Tuesday, November 13, 2018

This Date in History


~November 13~

Indulge me as I reminisce, combining world history with personal.

The year was 2015, and it was Friday. DS had just moved to Paris, France, to attend graduate school. With the help of a Parisian friend, we found him a small studio on an eighth-floor walkup, something a twenty-year-old can manage even if we wouldn’t want to. It was in a central and hipsterish arrondissement #2, on the right bank of the Seine River, next door to a lovely park and a famous patisserie.




I had a weekly skyping “date” with him, which he had set, every Friday at six in the evening, (for him) nine in the morning. (For me.)
We had just spoken, and all was well.

And then it wasn’t.

In a matter of a few hours, terrorist attacked Paris in various locations and when it was over, more than a hundred and thirty people were dead and a hundred more left in critical condition. Two of the attacks were very close to DS’s location, one only blocks away.


Our Parisian friend was able to call him and find him at home. He was not following the news, so she was his source of warning to stay put and not go out to a café or a stroll, something most young folks living where he was would consider a most natural thing on a pleasant night.


I was reminded of my growing up years in Israel, with traumatized American relatives calling every time Jerusalem managed to make the news. Often these relatives were the ones to let us know what had happened before we knew.


I’d be tempted to say that Paris changed forever, but it’s my understanding that it hasn’t. Like Israel, or New York City after 9/11, the city rebounded, and thus the terrorists lost.


And something else came back to my consciousness. It takes very few people making bad choices to wreak havoc, and very many people making good choices to fix it.


When storytellers construct stories, we usually weigh the protagonists and antagonists evenly, at least numerically. My limited experience in real life reveals otherwise.


Which means we, the many, must work harder if we are to make up for destructive impulses of humankind.



8 comments:

  1. What a powerful post. I think there are other dimensions to the numbers, though: As far as lasting influence goes, It only takes one Albert Schweitzer, one Mahatma Gandhi, On Martin Luther King, Jr. to outweigh the damage. It actually takes a lot of hateful people to destroy, only one to inspire.

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  2. The few do seem to ruin it for the many, don't they? It's a sad fact. That's why I love meeting good people. Today, I spoke with a very nice representative at Amazon, and when I got off the phone, I was smiling because his positive attitude made me so happy. Happiness is contagious, which is why I say hello to every person I see in the course of the day. I just can't help myself. My daughter used to tell me I had a sickness because I can't NOT say hello to people or at the very least smile, but now she's the same way. :)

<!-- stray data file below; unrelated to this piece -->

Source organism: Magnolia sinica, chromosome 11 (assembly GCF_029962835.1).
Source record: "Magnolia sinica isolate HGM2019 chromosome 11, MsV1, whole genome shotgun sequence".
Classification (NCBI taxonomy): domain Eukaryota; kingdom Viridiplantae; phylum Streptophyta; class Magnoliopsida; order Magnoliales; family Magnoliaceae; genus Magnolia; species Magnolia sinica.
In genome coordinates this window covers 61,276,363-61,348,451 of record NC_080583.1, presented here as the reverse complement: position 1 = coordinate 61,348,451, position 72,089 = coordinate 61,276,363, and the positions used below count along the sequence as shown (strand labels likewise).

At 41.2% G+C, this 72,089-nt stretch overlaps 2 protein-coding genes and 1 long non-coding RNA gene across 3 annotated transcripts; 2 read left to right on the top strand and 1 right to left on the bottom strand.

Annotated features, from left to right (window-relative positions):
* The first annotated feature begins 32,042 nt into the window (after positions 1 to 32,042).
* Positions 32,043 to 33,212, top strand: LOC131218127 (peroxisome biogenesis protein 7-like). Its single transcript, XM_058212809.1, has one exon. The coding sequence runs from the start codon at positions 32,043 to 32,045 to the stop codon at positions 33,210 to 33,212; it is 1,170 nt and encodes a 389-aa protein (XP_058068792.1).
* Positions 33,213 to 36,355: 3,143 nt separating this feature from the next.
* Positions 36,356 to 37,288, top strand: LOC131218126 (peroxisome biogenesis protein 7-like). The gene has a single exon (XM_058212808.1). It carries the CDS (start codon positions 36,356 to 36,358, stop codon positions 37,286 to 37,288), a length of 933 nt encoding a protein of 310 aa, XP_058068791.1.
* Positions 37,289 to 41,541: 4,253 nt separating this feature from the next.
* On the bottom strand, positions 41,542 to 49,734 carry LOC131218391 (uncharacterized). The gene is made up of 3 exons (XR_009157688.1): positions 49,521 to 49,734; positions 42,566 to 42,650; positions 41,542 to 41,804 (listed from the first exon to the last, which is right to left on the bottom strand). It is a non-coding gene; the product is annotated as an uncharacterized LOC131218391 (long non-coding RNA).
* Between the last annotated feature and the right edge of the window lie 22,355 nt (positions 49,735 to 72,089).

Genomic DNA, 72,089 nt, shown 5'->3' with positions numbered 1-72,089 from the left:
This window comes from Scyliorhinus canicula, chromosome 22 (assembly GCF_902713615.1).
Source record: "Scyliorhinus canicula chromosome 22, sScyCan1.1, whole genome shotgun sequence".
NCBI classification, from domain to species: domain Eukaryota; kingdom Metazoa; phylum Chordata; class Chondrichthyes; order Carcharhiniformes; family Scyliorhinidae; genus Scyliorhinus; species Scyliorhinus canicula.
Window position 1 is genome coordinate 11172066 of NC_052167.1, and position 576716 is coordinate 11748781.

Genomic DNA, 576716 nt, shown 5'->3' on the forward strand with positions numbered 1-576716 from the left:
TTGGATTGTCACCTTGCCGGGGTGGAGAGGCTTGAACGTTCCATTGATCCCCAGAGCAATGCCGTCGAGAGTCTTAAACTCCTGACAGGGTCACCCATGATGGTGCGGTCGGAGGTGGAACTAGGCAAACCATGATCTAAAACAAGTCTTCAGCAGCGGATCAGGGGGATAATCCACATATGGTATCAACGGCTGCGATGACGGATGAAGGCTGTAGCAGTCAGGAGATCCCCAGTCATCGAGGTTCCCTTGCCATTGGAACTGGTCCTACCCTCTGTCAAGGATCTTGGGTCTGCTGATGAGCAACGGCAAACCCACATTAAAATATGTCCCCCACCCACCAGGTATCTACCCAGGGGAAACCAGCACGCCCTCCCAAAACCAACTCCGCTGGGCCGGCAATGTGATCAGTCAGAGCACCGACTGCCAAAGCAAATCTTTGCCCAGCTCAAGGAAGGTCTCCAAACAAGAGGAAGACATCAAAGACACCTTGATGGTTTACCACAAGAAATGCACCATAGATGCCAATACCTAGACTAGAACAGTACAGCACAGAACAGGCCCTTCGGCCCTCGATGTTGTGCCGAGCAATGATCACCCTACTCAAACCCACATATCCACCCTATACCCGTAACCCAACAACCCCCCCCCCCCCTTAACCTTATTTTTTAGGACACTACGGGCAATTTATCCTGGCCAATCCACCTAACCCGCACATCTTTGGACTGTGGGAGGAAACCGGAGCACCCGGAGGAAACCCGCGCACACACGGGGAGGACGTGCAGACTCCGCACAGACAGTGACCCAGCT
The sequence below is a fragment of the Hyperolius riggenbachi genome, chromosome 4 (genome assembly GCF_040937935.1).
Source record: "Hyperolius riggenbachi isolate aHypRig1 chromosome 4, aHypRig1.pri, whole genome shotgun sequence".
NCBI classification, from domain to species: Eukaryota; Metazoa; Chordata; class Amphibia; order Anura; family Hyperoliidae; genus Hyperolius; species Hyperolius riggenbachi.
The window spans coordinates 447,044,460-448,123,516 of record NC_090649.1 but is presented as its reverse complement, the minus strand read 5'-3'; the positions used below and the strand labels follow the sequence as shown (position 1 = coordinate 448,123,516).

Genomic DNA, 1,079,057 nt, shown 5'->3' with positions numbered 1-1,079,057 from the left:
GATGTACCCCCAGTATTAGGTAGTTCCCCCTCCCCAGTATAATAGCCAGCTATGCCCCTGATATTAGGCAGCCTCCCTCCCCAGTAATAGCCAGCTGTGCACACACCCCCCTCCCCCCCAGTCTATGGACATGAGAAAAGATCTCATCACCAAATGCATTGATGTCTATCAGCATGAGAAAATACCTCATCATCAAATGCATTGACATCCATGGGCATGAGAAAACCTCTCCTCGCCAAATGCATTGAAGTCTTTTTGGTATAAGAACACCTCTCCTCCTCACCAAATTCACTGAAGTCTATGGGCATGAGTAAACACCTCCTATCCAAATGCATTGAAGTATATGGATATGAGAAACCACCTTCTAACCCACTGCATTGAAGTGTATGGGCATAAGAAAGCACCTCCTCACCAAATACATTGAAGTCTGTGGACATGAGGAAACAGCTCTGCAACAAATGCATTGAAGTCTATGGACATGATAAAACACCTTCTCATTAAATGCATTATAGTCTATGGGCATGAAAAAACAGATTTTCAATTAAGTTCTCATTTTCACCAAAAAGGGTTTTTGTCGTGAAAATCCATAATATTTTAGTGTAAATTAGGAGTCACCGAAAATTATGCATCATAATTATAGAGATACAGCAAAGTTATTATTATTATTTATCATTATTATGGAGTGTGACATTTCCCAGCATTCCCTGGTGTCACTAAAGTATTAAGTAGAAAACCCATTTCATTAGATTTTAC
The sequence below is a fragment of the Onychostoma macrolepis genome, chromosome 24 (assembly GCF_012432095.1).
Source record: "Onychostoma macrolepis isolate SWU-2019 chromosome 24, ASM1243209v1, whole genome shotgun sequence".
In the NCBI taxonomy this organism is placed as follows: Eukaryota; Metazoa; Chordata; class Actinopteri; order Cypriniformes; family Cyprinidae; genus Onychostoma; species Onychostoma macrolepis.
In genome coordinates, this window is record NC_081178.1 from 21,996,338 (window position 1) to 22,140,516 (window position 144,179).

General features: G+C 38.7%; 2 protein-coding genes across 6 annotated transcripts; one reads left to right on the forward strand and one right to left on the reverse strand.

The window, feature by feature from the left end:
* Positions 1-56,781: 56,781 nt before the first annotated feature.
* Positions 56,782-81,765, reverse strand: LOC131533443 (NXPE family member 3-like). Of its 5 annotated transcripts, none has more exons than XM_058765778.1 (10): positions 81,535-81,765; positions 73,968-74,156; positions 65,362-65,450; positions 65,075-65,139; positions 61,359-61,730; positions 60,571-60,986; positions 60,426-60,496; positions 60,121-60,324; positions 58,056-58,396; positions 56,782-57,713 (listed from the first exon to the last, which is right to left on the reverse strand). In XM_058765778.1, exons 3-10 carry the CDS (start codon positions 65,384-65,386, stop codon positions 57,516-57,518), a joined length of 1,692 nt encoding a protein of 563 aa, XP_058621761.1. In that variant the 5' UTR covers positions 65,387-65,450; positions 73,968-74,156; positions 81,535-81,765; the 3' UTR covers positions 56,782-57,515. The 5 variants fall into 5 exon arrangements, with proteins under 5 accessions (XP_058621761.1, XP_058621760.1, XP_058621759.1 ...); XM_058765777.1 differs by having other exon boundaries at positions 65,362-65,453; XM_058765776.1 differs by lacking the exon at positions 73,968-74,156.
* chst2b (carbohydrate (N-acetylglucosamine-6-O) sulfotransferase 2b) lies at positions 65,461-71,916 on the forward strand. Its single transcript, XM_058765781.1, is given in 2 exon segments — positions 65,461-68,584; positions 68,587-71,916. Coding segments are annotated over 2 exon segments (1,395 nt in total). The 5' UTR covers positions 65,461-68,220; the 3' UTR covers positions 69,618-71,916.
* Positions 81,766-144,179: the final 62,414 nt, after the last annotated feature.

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  3. Great insight! And how appropriate on World Kindness Day!

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  4. As soon as I read Paris...my heart. Alas, if good people do nothing to stop the evil, it will persist. Terrorist attacks shouldn't be the norm, and yet it's becoming all too common.

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  5. I'm very sorry for the individual people who are forever hurt by such acts of terrorism. For the vast majority of people, life moves on and they are unchanged. But for those who lose loved ones, sustain permanent injuries, are emotionally traumatized,...life is never the same again. And as there are more and more such acts of terrorism, I fear we as a people are beginning to take it as the norm and become desensitized to it. I find that sad and scary.

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  6. Wow. You were there during that attack? That had to be awful! I can't understand why people do such horrible things.

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    1. I wasn't, but my son was, and for the first time he was so far away from us... It would have been less stressful if I were there, I suspect. I grew up where many terrorist attacks took place.
      Except for those directly affected, as Evelyn noted, for most of us it's more flightening when hearing about it on the news. And no, we mustn't get used to it. But returning to functionality is the real triumph. This is exactly what terrorism aims to destroy.

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  7. Worrying long distance is the worst. I'm glad your friend was able to check on your son.

    I remember that date very well. It was my friend's birthday; her surprise party was the next night. We took Echo to the vet that night and came home to hear the terrible news.

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